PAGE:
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The Teaberry Strangler Review

Indigo Tea Shop owner Theodosia Browning conceived the idea of a back alley crawl to draw tourists into the area and the evening was a rousing success. Unfortunately, as she walked down the alley to visit one of her best friends, Antiquarian Map Shop owner Daria Shand, she saw Daria murdered in the alley right before Theodosiaís eyes.

To make matters worse, police detective Burt Tidwell suggested that the killer was really aiming for Theodosia as she and Daria were of similar height and shape and the alley was dark.

Grieving the loss of her friend, Theodosia decided she was not going to get involved with the investigation until her Aunt Libby phoned and insisted she help track down the killer. After all, Aunt Libbyís best friend was the mother of the victim.

Theodosia reluctantly decided to at least ask a few questions. Her only clue was the scent of mint that was in the air when she approached her friendís body.

A side story to the main mystery concerns a cottage that Theodosia is purchasing. A human bone was found just off the terrace behind the cottage, and she canít take possession of her new home until the Historical Society has finished digging up her back yard.

Who killed Daria and why, of course, is at the crux of this novel.

The Teaberry Strangler is the 11th in the Tea Shop Mysteries series following the popular Oolong Dead in 2009. In this latest offering, the main characters are again working their shops in Charleston, South Carolina. Drayton, her master brewer and right-hand man and Haley, the tea shopís chef, are major players at Indigo Tea Shop, as is Theodosiaís Dalbrado, Earl Grey. There are a number of other characters from previous books that readers will certainly enjoying seeing again as well as several new to the series.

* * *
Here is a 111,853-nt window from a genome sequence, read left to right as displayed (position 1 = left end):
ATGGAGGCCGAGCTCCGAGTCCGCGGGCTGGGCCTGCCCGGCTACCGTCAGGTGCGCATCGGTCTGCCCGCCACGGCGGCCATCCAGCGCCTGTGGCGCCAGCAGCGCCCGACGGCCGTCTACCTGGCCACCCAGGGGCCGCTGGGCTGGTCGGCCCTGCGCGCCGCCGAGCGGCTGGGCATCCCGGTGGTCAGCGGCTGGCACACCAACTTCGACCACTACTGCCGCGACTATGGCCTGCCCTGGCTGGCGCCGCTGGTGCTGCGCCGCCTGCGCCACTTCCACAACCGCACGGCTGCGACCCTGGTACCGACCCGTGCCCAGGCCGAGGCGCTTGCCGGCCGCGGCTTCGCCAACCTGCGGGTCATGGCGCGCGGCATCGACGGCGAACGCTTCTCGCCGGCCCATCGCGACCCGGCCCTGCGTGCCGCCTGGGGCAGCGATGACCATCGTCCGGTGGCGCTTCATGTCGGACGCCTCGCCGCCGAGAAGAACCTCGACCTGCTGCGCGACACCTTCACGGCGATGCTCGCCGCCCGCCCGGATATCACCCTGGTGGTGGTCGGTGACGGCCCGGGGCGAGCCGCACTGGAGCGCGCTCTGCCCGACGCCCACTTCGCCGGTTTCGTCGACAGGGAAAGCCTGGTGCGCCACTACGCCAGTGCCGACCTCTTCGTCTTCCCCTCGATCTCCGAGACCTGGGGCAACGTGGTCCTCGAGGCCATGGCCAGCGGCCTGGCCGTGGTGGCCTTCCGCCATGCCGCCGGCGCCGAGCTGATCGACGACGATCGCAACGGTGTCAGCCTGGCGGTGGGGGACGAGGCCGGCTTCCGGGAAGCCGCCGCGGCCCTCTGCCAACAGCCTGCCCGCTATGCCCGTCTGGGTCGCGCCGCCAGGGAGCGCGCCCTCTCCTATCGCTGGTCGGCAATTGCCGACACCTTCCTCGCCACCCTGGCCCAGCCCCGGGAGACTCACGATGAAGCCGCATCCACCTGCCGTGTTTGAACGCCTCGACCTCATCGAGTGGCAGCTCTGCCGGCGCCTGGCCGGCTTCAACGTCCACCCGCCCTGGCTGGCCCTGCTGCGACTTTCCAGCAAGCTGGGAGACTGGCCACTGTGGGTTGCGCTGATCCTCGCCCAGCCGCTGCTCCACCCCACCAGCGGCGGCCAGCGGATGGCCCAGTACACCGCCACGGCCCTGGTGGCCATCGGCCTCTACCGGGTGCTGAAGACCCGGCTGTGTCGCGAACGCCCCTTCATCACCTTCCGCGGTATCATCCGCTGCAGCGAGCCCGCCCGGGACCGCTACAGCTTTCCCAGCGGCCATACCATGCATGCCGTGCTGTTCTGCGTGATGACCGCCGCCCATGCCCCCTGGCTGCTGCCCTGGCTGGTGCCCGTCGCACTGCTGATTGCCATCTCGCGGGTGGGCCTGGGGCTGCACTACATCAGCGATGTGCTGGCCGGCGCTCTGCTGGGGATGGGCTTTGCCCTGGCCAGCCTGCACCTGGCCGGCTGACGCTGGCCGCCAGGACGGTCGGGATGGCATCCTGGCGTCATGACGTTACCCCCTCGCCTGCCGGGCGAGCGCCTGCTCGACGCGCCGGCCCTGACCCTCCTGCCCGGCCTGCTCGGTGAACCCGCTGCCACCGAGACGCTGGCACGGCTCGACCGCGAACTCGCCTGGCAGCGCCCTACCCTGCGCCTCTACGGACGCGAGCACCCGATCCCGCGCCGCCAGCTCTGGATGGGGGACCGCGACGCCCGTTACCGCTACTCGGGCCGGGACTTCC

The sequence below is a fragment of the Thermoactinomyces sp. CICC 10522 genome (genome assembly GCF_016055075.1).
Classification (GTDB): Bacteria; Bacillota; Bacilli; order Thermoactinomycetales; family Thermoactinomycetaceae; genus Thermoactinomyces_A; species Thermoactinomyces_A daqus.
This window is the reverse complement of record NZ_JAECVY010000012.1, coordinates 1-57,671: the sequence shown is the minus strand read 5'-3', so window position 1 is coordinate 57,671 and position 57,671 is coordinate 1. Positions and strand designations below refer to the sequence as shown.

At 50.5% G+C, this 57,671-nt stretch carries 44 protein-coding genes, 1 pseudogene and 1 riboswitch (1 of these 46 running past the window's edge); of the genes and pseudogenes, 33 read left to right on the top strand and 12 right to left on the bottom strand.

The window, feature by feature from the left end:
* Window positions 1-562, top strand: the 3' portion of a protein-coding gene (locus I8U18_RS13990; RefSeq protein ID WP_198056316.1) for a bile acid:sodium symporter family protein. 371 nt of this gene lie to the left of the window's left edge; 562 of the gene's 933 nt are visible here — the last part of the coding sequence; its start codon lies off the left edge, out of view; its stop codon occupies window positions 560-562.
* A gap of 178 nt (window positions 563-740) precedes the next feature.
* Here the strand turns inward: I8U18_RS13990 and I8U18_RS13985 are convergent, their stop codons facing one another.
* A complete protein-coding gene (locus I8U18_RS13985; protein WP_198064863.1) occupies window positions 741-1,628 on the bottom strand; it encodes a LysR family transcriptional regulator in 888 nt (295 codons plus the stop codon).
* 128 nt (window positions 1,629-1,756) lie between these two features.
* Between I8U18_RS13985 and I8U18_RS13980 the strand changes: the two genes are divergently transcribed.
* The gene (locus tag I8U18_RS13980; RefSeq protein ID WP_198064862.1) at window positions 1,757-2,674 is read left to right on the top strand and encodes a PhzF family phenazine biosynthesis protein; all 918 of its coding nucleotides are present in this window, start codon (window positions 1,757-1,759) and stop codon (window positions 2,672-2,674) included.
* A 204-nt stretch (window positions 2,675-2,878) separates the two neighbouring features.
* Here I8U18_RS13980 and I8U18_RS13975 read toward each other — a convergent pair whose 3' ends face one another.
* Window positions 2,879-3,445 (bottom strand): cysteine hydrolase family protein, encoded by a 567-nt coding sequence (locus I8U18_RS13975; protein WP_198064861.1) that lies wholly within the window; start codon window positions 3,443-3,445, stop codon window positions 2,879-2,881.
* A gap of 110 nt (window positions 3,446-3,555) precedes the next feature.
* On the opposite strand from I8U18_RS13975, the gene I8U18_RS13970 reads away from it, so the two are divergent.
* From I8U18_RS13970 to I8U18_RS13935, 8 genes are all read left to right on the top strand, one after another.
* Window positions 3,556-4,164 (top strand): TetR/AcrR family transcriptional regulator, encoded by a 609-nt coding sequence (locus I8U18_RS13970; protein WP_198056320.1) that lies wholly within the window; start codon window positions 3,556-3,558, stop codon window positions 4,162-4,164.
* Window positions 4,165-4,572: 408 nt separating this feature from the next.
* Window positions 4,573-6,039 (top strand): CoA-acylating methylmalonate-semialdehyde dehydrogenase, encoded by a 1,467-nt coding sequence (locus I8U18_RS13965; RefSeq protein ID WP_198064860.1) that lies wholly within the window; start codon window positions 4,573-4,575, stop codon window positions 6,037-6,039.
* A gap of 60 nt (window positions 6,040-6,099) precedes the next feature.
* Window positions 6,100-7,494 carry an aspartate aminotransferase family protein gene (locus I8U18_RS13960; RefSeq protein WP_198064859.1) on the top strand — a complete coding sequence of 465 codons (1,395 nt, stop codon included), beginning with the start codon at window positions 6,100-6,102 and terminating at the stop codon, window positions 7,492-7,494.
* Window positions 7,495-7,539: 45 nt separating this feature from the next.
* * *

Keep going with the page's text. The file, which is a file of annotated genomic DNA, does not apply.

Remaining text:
Best-selling author Laura Childs has provided yet another in a long line of intriguing mysteries. She is also the author of the Cackleberry Club Mysteries and the Scrapbooking Mysteries and has garnered quite a number of cozy mystery fans along the way. Childs is one of the very few cozy mystery authors to hit the New York Times Bestsellers List.

Avid Indigo Tea Shop fans will find this latest offering interesting, although it isnít as much of a mystery as I would have expected. The story reads more like a period-piece set in another time with great detail providing perfect atmosphere for the Charleston-based mystery.

The author provides plenty of information about teas and the gourmet items offered at the tea shop as well as details about the perfumes from the Jardin Perfumerie down the street. And as is usual in many cozies, there are recipes for readers who love to try their hand at creating their own version of the tea shop menu.

Fans of this series will be please to know that the next installment, Scones & Bones, is on its way.

A special thank you goes to Laura Childs and Berkley Prime Crime for providing a complimentary copy of The Teaberry Strangler for review. If you are interested in purchasing a copy, it is available on Amazon.com.

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